This week, President Obama asked Congress for $263 million in funding to provide body cameras to various police forces across the country, in hope of reducing the “simmering distrust” which exists between police forces and minority communities not just in Ferguson, but across the United States.
But for many police forces, it appears the main thing keeping cameras off their officers isn't lack of money, but lack of desire to record officers' on-duty behavior.
In Boston, for example, Mayor Martin Walsh said he opposed the use of police body cameras, on the grounds that community outreach and improved education are better ways to improve relations between Bostonians and their police.
Despite such opposition, the widespread use of police body cameras might be inevitable, given all the other technological changes and advances. Anne McKenna, a Baltimore attorney and expert on electronic surveillance and privacy law, went so far as to tell the Washington Post that “the body camera is here to stay.” (Though it might've been more accurate, and a bit more poetic to boot, had she said: “The body camera is on its way, then once its here it's here to stay.” For now, body cameras remain a statistical rarity, among the number of American police on duty.)
To be fair: Police who don't want their on-duty behavior monitored are hardly the only ones opposed to mass police use of body cameras; ordinary privacy advocates (who in other contexts tend to disagree with police, where recording issues are concerned) have some qualms as well.
Consider the already existing controversy over police use of license-plate scanners: since police and privately owned security cameras in various jurisdictions can already scan and keep record of every license plate they see, this means that for all practical purposes, anytime an ordinary driver leaves home, his or her movements and whereabouts are being recorded in real-time and stored in a permanent record accessible to – well, anybody willing to pay.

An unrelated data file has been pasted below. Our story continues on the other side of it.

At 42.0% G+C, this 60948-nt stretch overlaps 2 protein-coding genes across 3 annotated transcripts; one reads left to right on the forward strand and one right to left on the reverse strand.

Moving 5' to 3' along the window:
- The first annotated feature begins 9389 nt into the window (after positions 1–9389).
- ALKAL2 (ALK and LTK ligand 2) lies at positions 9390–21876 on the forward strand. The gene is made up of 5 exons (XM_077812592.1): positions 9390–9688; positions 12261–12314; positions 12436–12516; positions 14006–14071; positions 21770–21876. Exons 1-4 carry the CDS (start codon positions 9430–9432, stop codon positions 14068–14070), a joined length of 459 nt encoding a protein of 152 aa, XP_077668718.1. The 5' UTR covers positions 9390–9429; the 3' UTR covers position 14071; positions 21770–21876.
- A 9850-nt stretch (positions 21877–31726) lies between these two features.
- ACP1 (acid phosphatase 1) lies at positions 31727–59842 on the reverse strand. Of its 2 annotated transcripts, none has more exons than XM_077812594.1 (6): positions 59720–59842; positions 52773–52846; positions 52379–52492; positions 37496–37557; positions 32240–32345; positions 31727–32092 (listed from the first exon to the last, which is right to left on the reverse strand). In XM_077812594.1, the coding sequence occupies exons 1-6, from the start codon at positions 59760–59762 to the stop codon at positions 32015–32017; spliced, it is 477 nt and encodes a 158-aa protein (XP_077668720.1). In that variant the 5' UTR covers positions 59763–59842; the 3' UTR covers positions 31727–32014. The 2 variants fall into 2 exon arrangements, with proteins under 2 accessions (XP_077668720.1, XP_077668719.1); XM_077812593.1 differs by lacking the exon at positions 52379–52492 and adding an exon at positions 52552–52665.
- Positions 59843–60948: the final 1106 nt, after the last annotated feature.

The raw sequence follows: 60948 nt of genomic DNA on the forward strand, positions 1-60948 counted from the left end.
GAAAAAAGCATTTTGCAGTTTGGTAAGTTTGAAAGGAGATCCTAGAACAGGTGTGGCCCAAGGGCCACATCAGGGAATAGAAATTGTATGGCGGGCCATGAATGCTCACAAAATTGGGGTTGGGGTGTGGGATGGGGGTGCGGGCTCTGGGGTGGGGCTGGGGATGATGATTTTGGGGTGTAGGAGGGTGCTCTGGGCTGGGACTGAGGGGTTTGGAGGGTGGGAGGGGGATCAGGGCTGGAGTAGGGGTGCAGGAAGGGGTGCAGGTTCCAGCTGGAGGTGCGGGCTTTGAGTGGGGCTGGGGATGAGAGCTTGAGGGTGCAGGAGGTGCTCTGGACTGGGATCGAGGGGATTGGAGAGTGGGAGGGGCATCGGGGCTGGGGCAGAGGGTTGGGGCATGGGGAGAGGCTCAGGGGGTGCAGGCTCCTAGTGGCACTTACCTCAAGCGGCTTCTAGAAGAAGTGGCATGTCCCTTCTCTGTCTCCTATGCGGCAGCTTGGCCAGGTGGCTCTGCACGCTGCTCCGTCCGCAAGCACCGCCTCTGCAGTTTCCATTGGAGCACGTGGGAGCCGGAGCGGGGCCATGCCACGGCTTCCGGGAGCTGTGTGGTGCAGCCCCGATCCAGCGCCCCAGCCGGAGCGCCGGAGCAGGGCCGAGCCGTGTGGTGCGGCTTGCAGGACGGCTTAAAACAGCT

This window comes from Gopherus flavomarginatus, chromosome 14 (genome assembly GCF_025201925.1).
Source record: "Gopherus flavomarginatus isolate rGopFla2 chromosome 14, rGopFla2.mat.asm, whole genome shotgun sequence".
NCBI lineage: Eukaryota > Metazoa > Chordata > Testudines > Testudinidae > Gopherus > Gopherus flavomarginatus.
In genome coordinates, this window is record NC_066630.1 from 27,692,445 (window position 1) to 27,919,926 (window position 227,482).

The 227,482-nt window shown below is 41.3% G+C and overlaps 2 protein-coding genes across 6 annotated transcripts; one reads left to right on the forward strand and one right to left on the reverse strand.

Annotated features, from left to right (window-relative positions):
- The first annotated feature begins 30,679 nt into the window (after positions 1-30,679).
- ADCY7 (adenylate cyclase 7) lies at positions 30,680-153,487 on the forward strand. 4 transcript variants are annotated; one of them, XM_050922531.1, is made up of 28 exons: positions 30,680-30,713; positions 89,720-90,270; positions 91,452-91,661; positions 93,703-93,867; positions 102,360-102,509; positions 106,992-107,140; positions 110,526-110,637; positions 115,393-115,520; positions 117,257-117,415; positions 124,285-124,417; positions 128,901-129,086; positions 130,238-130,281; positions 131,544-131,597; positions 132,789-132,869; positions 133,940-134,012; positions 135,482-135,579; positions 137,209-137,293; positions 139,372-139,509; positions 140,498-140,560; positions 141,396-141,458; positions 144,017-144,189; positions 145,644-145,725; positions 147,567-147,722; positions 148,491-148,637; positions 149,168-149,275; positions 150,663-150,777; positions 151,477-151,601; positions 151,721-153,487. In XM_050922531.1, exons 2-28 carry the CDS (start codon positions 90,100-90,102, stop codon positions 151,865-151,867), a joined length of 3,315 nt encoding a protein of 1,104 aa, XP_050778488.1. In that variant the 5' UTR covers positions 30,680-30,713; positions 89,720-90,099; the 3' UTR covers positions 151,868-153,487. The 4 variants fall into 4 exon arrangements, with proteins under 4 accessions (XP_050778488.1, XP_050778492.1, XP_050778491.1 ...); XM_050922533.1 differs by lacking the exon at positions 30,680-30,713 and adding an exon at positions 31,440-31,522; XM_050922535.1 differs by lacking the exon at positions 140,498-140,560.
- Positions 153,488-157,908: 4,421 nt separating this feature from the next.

Same thing with regular security cameras: visit a store and your visage is caught on their security camera. Walk down the street and you might be recorded by a variety of different security cameras.
If you're also recorded anytime you come into sight range of a police officer, that can help protect you if the cop misbehaves, perhaps. Otherwise, it merely ensures that there's one more database collecting information about you and your whereabouts – and since police are public employees, there's the chance that their body camera recordings will become public record – not just the recordings of their behavior during disputed incidents, but all recordings.
Here's an unpleasant hypothetical to consider: Suppose you become a violent-crime victim, and call the police after you're attacked. The officers (who in this instance are thoroughly professional, pleasant and helpful, by the way) nonetheless are seeing you at your absolute worst: you've just been attacked, and now that the police are here, they're basically recording the aftermath of the worst moment of your life.
Jay Stanley, a policy analyst for the American Civil Liberties Union, said that police video “sometimes captures people at the worst moments of their lives …. "You don't want to see videos of that uploaded to the Internet for titillation and gawking.”